COVID-19 Open Banking

How Covid-19 turned out to be Open Banking’s moment to shine (Constanza Castro Feijóo,

If you were to ask a UK business in the past few months whether they use Open Banking, they might look confused.

But if you asked them whether they’ve been using digital tools to help them forecast their cashflow, see their accounts in real time, issue paperless invoices to clients or apply for a government loan through an online broker, many if not most would say they are.

Open Banking is an emerging UK financial services success story, but many simply haven’t heard of it.

Read more: Unleash the power of digital across our nation

The UK is a world leader in this field, and over the past few years, we’ve been building a secure framework that allows banking customers to share their data with a trusted third party provider, who can help save them money, time, or find a better deal.

There are already two million individuals using Open Banking enabled tools, even if they don’t know it. But one of the consequences of the pandemic has been to bring many of these benefits to SMEs too.

A new survey by the Open Banking Implementation Entity (OBIE) shows that, since the start of the pandemic, half of the UK’s small business community have been increasing their use of these services, as they look to future-proof their business operations.

While small businesses have historically been slow to change their financial products, the research points to a sharp increase in switching (19 per cent) among respondents, indicating a growing willingness to shop around for better deals.

And that’s only the start. The pandemic appears to have acted as a catalyst for SMEs to digitise their business services, with the help of Open Banking tools.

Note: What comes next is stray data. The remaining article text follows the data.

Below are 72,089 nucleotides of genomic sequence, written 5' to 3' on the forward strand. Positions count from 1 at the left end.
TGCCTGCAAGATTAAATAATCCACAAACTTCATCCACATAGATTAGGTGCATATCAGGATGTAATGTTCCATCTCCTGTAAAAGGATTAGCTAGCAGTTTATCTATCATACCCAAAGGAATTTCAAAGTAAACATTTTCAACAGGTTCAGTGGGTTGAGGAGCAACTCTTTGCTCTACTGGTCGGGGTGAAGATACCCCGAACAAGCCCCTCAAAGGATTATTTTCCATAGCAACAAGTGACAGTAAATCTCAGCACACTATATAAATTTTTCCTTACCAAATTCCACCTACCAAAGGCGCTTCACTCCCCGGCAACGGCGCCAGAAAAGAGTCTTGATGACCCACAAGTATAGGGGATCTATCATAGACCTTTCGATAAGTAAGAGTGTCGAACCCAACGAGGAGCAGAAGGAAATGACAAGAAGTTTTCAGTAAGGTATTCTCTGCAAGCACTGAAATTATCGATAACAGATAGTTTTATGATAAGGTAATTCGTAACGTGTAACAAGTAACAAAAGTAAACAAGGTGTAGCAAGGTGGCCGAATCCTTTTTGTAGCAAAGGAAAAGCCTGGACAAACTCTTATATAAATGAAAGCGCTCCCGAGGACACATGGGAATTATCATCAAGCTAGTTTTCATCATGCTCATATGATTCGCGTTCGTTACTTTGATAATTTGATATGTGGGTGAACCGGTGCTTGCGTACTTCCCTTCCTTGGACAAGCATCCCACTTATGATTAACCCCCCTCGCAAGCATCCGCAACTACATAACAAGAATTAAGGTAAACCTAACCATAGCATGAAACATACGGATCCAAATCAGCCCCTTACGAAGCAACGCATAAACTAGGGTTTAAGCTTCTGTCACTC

So how is this new framework helping small businesses to realise their potential?

The most popular products include cloud accounting (used by 24 per cent of SMEs), which allows firms to manage their accounts and invoices online, as well as giving access to trusted third parties such as accountants. Then there are the 21 per cent utilising cashflow forecasting tools, which use artificial intelligence to reliably predict how much money a business will receive and pay out over a set period. 

And at a time when many small businesses have been struggling, Open Banking can help with debt too. It is unsurprising that the survey shows an increase in SME borrowing: 46 per cent of small businesses which are in debt have taken out more than half of that debt in the last six months, while two out of three have signed up to government support schemes, with 63 per cent concerned about their ability to repay.

But Open Banking helps both sides in this equation. For lenders, such tools give them a real time picture of the business and what is appropriate to them. Likewise, the SME can find a loan product that suits them best. Indeed, 60 per cent of small businesses that used alternative credit said it made them more resilient.

There can be no doubt that the pandemic has been a key driver of Open Banking adoption. According to the poll, three in five started to use these services in the past six months as a direct result of Covid-19. 

Users of these products were overwhelmingly positive about the benefits that Open Banking services have brought to their businesses. For example, 41 per cent of those which use cloud accounting said it has reduced the administrative burden of paperwork, while cashflow forecasting customers said this had helped them to understand their businesses better. 

The pandemic has brought vast changes to the way we live and work, many of them deeply negative. But one clear positive from this disruption is that the UK’s small businesses seem to have finally recognised that Open Banking can help them become more resilient, productive, and profitable.

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